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Introduction to Data Structures and Algorithms With Python

*Understanding Data Structure *

Python has four inbuilt basic data structures which are:
Lists, Dictionary, Tuple and Sets.

Python List

Lists define a set of values which are ordered in a sequence of elements enclosed in square brackets, [].The elements in a list can be changed otherwise said to be mutable.

Example
`myList = ["Rono", "Python", "Code"]`

Lists can also be defined by using the keyword list()
```numbers = list() numbers.append(4) numbers.append(5) numbers.append(6) print(numbers) [4, 5, 6]```

There are set of built-in methods used with lists.
clear() - Removes the elements of a list
copy() - Returns a copy of the list
pop() - Removes the element at the specified position
insert() - Adds an element at the specified position
reverse() - Reverses the order of the list
sort() - Sorts the list
remove - removes the first item with the specified value
count - returns the number of elements with the specified value.

Python Dictionaries

Dictionaries referred to as hashmaps in other languages. It consists of key, value pairs. Key are unique and immutable objects.Each key and value pair are seperated by a colon.
Dictionaries are defined by curly brackets {}.

```myDict = {"name": Rono', "Age":7, "gender": 'male' }```

There are also a set of inbuilt python dictionary methods

clear() - Removes all items from a dictionary
copy() - Returns a copy of the dictionary
get() - gets the value of the specified parameter
items() - gets all items of a dictionary in the key value format
popitem() - Removes and returns the last element in the dictionary
update() - updates the dictionary with the key-value pairs
keys() - returns a list containing the dictionary's keys
values() - returns a list of all the values in the dictionary

Python Tuples

Tuples are used to store several items in a single variable.
Tuples are unchangeable unlike lists and dictionaries. Meaning once you create a tuple you cannot alter its contents.
They are also indexed from item [0] like in lists. Therefore you can access the tuple elements.

`mytuple = ("cat", "mouse", "cow", "chicken")`

Tuples can be accessed through indexing

`mytuple = ("cat", "mouse", "cow", "chicken")
print(mytuple[1])

output:

mouse`

Sets

Sets are used to store multiples elements in a single variable within curly braces. They are unordered, unindexed and unchangeable.

`mySet= {"pineapple", "pawpaw", "apple"}

print(mySet)

{'apple', 'pineapple', 'pawpaw'}`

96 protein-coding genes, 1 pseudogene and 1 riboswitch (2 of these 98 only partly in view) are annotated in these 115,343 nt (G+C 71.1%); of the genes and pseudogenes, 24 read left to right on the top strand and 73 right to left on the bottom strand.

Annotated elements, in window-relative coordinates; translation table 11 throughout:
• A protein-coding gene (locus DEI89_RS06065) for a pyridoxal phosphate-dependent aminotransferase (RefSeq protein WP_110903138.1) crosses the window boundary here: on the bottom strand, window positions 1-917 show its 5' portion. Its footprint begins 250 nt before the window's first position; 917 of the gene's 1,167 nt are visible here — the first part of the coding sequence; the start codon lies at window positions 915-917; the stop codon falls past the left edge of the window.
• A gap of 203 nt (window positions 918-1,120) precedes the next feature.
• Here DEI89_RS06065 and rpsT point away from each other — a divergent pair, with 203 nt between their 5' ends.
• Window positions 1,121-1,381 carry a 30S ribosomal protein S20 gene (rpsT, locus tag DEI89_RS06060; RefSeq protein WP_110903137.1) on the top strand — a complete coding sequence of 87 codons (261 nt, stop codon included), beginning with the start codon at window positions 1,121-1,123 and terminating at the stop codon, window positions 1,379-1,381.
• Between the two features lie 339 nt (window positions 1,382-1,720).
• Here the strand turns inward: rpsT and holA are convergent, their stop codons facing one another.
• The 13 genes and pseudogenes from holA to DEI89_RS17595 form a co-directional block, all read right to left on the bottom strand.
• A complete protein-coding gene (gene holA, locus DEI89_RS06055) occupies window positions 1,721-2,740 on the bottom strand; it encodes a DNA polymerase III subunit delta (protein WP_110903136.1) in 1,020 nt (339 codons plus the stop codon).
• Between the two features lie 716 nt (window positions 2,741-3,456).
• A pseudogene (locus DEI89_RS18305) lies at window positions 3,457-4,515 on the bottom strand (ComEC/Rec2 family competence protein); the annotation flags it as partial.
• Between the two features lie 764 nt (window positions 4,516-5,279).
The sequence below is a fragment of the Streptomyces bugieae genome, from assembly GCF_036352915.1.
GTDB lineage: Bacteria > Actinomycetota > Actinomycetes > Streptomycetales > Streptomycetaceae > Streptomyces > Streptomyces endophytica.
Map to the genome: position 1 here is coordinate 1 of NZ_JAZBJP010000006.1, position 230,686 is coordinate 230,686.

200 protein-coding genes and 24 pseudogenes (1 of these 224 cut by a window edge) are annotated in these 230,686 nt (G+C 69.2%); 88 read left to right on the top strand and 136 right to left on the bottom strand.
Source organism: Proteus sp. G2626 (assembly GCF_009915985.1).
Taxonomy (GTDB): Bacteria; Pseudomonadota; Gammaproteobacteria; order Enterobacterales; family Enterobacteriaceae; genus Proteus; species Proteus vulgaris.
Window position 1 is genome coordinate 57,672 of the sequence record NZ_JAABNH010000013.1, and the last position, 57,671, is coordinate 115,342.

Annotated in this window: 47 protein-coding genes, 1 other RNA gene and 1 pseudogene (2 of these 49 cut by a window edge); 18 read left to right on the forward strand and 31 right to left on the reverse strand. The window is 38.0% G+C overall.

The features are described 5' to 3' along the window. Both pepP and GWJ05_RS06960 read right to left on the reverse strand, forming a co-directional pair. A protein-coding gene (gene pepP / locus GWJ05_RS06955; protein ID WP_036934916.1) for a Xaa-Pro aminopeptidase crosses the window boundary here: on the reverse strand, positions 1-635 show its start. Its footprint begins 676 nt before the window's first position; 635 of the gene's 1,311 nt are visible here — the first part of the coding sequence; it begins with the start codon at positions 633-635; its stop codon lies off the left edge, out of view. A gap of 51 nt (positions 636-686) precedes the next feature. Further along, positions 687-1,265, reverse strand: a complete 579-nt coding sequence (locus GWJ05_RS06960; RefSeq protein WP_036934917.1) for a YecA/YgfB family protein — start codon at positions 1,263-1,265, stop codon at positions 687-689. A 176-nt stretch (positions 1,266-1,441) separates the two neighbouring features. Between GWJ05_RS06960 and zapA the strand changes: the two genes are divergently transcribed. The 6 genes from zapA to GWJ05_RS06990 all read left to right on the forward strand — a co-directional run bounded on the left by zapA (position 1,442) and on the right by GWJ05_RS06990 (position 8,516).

There are built-in set methods.

add() - Adds an element to the set
clear() - removes all the elements from the set
copy() - returns a copy of the set
discard() - removes the specified item
pop() - removes an element from the set
update() - updates the set with another set
remove() - removes the specified item

Algorithms Include:

Queues

A queue is an abstract data structure that is open on both sides hence use first in first out basis FIFO.
A queue has two ends; front and rear.The two operations involved with queues are enqueue and dequeue.
Enqueue involves inserting items in a queue while dequeue is the process of removing items.

Methods involved in queues include:
push(item) - used to insert an element to the queue.
pop(item) - used to remove an element from the queue.
get() - used to extract an element from the queue.
empty() - check whether a queue is empty or not.
full() - check whether a queue is full.

Stacks

Stacks is a linear data structure that stores data in a linear manner and an element is connected to the previous and next element. Elements are accessed in a Last In First Out order. The last element to be added is the first one to be retrieved.

Operations carried out in stacks are:
empty() – Returns whether the stack is empty – Time Complexity: O(1)
size() – Returns the size of the stack – Time Complexity: O(1)
top() – Returns a reference to the topmost element of the stack – Time Complexity: O(1)
push(a) – Inserts the element ‘a’ at the top of the stack – Time Complexity: O(1)
pop() – Deletes the topmost element of the stack – Time Complexity: O(1)

A linked list is a sequence of data elements which are connected via links.Each link contains connection to another link.
Python does not have linked lists in its standard library.
The first node is also known as the HEAD. It is used as a reference to traverse the list.The last node points to NULL.

Types of Linked Lists